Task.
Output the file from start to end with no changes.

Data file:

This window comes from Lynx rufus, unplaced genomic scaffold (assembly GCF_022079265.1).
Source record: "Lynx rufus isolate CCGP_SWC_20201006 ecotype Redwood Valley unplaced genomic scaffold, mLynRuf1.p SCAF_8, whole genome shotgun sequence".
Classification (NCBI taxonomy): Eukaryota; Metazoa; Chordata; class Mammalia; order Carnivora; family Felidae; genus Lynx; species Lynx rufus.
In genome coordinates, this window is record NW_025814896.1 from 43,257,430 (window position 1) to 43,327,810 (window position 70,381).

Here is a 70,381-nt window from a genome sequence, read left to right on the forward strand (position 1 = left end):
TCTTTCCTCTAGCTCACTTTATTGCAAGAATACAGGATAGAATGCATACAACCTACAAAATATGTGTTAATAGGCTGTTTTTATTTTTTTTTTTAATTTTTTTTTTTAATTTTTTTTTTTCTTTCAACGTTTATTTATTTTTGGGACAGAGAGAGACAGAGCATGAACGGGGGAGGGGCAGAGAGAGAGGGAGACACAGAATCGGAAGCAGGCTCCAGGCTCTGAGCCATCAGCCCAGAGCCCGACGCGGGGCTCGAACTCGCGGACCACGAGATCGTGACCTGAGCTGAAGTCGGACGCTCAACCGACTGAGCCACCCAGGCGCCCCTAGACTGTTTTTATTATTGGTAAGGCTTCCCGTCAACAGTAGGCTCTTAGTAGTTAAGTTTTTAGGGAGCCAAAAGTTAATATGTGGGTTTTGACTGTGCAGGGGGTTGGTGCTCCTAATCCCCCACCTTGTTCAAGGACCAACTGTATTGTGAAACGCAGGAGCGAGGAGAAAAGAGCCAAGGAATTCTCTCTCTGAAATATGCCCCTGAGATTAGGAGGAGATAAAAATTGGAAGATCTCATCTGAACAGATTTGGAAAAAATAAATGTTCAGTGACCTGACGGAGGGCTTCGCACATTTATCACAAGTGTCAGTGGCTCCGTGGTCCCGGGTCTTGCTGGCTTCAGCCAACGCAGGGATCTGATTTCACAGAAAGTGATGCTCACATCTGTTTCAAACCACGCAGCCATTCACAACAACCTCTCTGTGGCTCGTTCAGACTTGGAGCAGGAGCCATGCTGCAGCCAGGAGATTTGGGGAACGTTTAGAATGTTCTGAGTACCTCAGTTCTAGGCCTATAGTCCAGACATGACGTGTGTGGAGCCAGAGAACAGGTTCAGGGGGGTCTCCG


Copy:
This window comes from Lynx rufus, unplaced genomic scaffold (assembly GCF_022079265.1).
Source record: "Lynx rufus isolate CCGP_SWC_20201006 ecotype Redwood Valley unplaced genomic scaffold, mLynRuf1.p SCAF_8, whole genome shotgun sequence".
Classification (NCBI taxonomy): Eukaryota; Metazoa; Chordata; class Mammalia; order Carnivora; family Felidae; genus Lynx; species Lynx rufus.
In genome coordinates, this window is record NW_025814896.1 from 43,257,430 (window position 1) to 43,327,810 (window position 70,381).

Here is a 70,381-nt window from a genome sequence, read left to right on the forward strand (position 1 = left end):
TCTTTCCTCTAGCTCACTTTATTGCAAGAATACAGGATAGAATGCATACAACCTACAAAATATGTGTTAATAGGCTGTTTTTATTTTTTTTTTTAATTTTTTTTTTTAATTTTTTTTTTTCTTTCAACGTTTATTTATTTTTGGGACAGAGAGAGACAGAGCATGAACGGGGGAGGGGCAGAGAGAGAGGGAGACACAGAATCGGAAGCAGGCTCCAGGCTCTGAGCCATCAGCCCAGAGCCCGACGCGGGGCTCGAACTCGCGGACCACGAGATCGTGACCTGAGCTGAAGTCGGACGCTCAACCGACTGAGCCACCCAGGCGCCCCTAGACTGTTTTTATTATTGGTAAGGCTTCCCGTCAACAGTAGGCTCTTAGTAGTTAAGTTTTTAGGGAGCCAAAAGTTAATATGTGGGTTTTGACTGTGCAGGGGGTTGGTGCTCCTAATCCCCCACCTTGTTCAAGGACCAACTGTATTGTGAAACGCAGGAGCGAGGAGAAAAGAGCCAAGGAATTCTCTCTCTGAAATATGCCCCTGAGATTAGGAGGAGATAAAAATTGGAAGATCTCATCTGAACAGATTTGGAAAAAATAAATGTTCAGTGACCTGACGGAGGGCTTCGCACATTTATCACAAGTGTCAGTGGCTCCGTGGTCCCGGGTCTTGCTGGCTTCAGCCAACGCAGGGATCTGATTTCACAGAAAGTGATGCTCACATCTGTTTCAAACCACGCAGCCATTCACAACAACCTCTCTGTGGCTCGTTCAGACTTGGAGCAGGAGCCATGCTGCAGCCAGGAGATTTGGGGAACGTTTAGAATGTTCTGAGTACCTCAGTTCTAGGCCTATAGTCCAGACATGACGTGTGTGGAGCCAGAGAACAGGTTCAGGGGGGTCTCCG